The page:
U.S. Attorney Martin Estrada said in a statement: “While today’s sentence cannot completely heal their wounds, we hope that our efforts to hold this defendant criminally accountable will bring some healing to the families.”

Thursday’s sentencing was the final step in a lengthy process that lasted nearly five years and repeatedly frustrated the victims’ families.

In 2020, a grand jury initially indicted Boylan on 34 counts of manslaughter of a mariner, meaning he could have faced a total of 340 years in prison. Boylan’s attorneys argued that the deaths were the result of a single incident and not separate crimes, so prosecutors obtained a superseding indictment charging Boylan with a single count.

In 2022, Wu dismissed the superseding indictment, saying it did not specify that Boylan acted with gross negligence. Prosecutors were then forced to appear before a grand jury again.

Although the exact cause of the fire aboard the Conception remains undetermined, prosecutors and the defense have sought to assign blame throughout the 10-day trial last year.

The government said Boylan failed to work the required roving night shift and never properly trained his team how to fight fires. The lack of roving surveillance allowed the fire to spread undetected on the 75-foot (23-meter) boat.

But Boylan’s lawyers sought to shift blame to Glen Fritzler, who with his wife owns Truth Aquatics Inc., which operated the Conception and two other scuba diving boats, often around the Channel Islands. They argued that Fritzler was responsible for failing to train crew in firefighting and other safety measures, as well as creating a lax maritime culture they called “the method Fritzler,” in which no captain who worked for him posted a roving watch.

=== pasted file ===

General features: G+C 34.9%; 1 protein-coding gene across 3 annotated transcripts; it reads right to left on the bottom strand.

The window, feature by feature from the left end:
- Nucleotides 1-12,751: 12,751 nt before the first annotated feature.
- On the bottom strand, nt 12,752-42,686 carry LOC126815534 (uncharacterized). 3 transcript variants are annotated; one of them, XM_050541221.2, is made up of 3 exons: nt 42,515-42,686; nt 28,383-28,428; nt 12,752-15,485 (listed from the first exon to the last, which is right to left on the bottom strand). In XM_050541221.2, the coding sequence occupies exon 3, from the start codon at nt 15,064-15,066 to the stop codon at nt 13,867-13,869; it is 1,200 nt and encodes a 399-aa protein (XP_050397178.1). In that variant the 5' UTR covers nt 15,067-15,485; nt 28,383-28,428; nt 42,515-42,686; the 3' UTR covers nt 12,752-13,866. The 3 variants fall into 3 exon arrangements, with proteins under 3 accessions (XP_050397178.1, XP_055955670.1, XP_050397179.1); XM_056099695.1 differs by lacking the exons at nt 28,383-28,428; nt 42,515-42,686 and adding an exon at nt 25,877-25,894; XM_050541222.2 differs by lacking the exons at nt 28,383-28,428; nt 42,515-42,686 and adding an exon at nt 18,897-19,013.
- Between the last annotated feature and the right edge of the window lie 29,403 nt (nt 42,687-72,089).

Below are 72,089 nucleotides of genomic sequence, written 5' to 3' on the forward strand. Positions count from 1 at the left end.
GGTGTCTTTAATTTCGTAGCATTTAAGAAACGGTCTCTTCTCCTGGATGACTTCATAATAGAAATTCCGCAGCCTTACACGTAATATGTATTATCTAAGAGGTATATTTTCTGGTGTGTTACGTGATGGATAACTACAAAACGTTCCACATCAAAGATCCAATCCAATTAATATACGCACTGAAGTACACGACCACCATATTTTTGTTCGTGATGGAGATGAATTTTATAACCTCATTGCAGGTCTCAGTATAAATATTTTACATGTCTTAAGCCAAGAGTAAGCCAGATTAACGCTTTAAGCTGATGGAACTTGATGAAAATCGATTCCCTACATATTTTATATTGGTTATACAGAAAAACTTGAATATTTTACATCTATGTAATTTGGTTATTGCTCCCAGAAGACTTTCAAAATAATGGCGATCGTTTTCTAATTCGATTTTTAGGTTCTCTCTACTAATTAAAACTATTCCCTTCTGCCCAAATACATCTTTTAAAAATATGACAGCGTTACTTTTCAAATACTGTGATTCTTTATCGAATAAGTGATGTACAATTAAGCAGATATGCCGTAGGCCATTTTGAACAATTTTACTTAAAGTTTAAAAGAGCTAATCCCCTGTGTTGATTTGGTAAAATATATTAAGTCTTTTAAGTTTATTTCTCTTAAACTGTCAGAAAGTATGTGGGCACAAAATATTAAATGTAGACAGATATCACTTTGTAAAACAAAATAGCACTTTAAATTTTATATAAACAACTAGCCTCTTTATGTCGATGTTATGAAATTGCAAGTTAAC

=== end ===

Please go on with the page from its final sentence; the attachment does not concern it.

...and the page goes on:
The Fritzlers have not spoken publicly about the tragedy since an interview with a local television station days after the fire. Their lawyers never responded to requests for comment from The Associated Press.

With the conclusion of the criminal case, attention now turns to several ongoing trials.

Three days after the fire, Truth Aquatics filed suit under a pre-Civil War provision of maritime law that allows it to limit its liability to the value of the boat’s remains, which constituted a total loss. . This tried-and-true legal maneuver was used successfully by the owners of the Titanic and other ships, and requires the Fritzlers to demonstrate that they were not at fault.

That case is ongoing, along with others filed by victims’ families against the Coast Guard for what they claim was lax enforcement of the roving surveillance requirement.

After the sentencing Thursday, Susana Solano, who lost three of her daughters and their father on the boat, said she and other family members hoped the judge would listen to their pleas.

“I’m extremely disappointed,” she said. “It’s just heartbreaking.”

News Source :
Gn usa

jack colman

With a penchant for words, jack began writing at an early age. As editor-in-chief of his high school newspaper, he honed his skills telling impactful stories. Smith went on to study journalism at Columbia University, where he graduated top of his class.After interning at the New York Times, jack landed a role as a news writer. Over the past decade, he has covered major events like presidential elections and natural disasters. His ability to craft compelling narratives that capture the human experience has earned him acclaim.Though writing is his passion, jack also enjoys hiking, cooking and reading historical fiction in his free time. With an eye for detail and knack for storytelling, he continues making his mark at the forefront of journalism.
Back to top button